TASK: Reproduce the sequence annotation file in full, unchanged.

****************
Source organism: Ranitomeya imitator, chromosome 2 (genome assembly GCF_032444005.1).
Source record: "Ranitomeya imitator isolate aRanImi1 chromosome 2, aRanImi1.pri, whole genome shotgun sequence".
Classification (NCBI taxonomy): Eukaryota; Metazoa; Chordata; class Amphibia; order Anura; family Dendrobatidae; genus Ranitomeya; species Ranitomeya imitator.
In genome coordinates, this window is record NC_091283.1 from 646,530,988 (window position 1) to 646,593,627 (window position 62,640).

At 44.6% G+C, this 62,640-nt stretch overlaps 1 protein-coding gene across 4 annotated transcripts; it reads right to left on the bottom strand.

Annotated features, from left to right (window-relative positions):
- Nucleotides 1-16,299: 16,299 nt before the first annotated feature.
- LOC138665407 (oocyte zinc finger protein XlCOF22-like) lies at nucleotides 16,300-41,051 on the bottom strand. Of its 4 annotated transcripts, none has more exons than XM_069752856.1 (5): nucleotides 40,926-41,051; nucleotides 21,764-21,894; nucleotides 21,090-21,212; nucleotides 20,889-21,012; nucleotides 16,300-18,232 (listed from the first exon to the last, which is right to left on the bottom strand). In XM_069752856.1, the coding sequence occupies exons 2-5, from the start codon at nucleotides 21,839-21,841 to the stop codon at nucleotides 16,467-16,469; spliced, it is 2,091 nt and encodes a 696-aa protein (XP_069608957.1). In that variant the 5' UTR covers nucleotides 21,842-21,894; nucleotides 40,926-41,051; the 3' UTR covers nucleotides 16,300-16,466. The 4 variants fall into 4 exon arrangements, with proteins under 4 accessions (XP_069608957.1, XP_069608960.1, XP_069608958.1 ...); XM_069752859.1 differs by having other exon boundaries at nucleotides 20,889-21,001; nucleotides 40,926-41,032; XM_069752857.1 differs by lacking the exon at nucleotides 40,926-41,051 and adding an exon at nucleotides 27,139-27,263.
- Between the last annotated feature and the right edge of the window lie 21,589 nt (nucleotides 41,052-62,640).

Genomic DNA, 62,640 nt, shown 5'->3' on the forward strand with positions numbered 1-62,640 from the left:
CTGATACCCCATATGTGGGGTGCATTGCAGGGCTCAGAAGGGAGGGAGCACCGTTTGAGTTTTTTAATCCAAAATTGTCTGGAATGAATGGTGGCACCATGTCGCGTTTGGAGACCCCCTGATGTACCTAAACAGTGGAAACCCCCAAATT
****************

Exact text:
Source organism: Ranitomeya imitator, chromosome 2 (genome assembly GCF_032444005.1).
Source record: "Ranitomeya imitator isolate aRanImi1 chromosome 2, aRanImi1.pri, whole genome shotgun sequence".
Classification (NCBI taxonomy): Eukaryota; Metazoa; Chordata; class Amphibia; order Anura; family Dendrobatidae; genus Ranitomeya; species Ranitomeya imitator.
In genome coordinates, this window is record NC_091283.1 from 646,530,988 (window position 1) to 646,593,627 (window position 62,640).

At 44.6% G+C, this 62,640-nt stretch overlaps 1 protein-coding gene across 4 annotated transcripts; it reads right to left on the bottom strand.

Annotated features, from left to right (window-relative positions):
- Nucleotides 1-16,299: 16,299 nt before the first annotated feature.
- LOC138665407 (oocyte zinc finger protein XlCOF22-like) lies at nucleotides 16,300-41,051 on the bottom strand. Of its 4 annotated transcripts, none has more exons than XM_069752856.1 (5): nucleotides 40,926-41,051; nucleotides 21,764-21,894; nucleotides 21,090-21,212; nucleotides 20,889-21,012; nucleotides 16,300-18,232 (listed from the first exon to the last, which is right to left on the bottom strand). In XM_069752856.1, the coding sequence occupies exons 2-5, from the start codon at nucleotides 21,839-21,841 to the stop codon at nucleotides 16,467-16,469; spliced, it is 2,091 nt and encodes a 696-aa protein (XP_069608957.1). In that variant the 5' UTR covers nucleotides 21,842-21,894; nucleotides 40,926-41,051; the 3' UTR covers nucleotides 16,300-16,466. The 4 variants fall into 4 exon arrangements, with proteins under 4 accessions (XP_069608957.1, XP_069608960.1, XP_069608958.1 ...); XM_069752859.1 differs by having other exon boundaries at nucleotides 20,889-21,001; nucleotides 40,926-41,032; XM_069752857.1 differs by lacking the exon at nucleotides 40,926-41,051 and adding an exon at nucleotides 27,139-27,263.
- Between the last annotated feature and the right edge of the window lie 21,589 nt (nucleotides 41,052-62,640).

Genomic DNA, 62,640 nt, shown 5'->3' on the forward strand with positions numbered 1-62,640 from the left:
CTGATACCCCATATGTGGGGTGCATTGCAGGGCTCAGAAGGGAGGGAGCACCGTTTGAGTTTTTTAATCCAAAATTGTCTGGAATGAATGGTGGCACCATGTCGCGTTTGGAGACCCCCTGATGTACCTAAACAGTGGAAACCCCCAAATT